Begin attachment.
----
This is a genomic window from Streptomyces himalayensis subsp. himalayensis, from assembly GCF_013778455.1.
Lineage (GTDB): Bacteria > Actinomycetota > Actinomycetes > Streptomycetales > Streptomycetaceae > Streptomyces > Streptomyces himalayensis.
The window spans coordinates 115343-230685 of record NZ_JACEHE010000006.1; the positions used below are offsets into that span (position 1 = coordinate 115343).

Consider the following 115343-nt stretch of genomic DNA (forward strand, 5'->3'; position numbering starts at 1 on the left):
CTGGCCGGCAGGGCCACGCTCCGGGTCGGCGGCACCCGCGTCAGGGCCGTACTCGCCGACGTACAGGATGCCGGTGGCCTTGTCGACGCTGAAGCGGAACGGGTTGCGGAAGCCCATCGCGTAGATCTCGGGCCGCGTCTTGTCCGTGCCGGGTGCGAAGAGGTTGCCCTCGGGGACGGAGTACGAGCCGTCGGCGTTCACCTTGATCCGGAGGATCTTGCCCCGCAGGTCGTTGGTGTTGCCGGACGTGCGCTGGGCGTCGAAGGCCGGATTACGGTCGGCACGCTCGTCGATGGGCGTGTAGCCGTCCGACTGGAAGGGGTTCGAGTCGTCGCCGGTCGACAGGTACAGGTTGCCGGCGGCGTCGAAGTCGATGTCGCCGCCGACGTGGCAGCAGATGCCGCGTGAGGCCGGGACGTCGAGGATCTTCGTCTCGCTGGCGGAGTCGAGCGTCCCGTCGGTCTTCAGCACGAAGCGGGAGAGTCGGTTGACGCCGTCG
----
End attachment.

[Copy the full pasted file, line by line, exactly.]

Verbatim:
This is a genomic window from Streptomyces himalayensis subsp. himalayensis, from assembly GCF_013778455.1.
Lineage (GTDB): Bacteria > Actinomycetota > Actinomycetes > Streptomycetales > Streptomycetaceae > Streptomyces > Streptomyces himalayensis.
The window spans coordinates 115343-230685 of record NZ_JACEHE010000006.1; the positions used below are offsets into that span (position 1 = coordinate 115343).

Consider the following 115343-nt stretch of genomic DNA (forward strand, 5'->3'; position numbering starts at 1 on the left):
CTGGCCGGCAGGGCCACGCTCCGGGTCGGCGGCACCCGCGTCAGGGCCGTACTCGCCGACGTACAGGATGCCGGTGGCCTTGTCGACGCTGAAGCGGAACGGGTTGCGGAAGCCCATCGCGTAGATCTCGGGCCGCGTCTTGTCCGTGCCGGGTGCGAAGAGGTTGCCCTCGGGGACGGAGTACGAGCCGTCGGCGTTCACCTTGATCCGGAGGATCTTGCCCCGCAGGTCGTTGGTGTTGCCGGACGTGCGCTGGGCGTCGAAGGCCGGATTACGGTCGGCACGCTCGTCGATGGGCGTGTAGCCGTCCGACTGGAAGGGGTTCGAGTCGTCGCCGGTCGACAGGTACAGGTTGCCGGCGGCGTCGAAGTCGATGTCGCCGCCGACGTGGCAGCAGATGCCGCGTGAGGCCGGGACGTCGAGGATCTTCGTCTCGCTGGCGGAGTCGAGCGTCCCGTCGGTCTTCAGCACGAAGCGGGAGAGTCGGTTGACGCCGTCG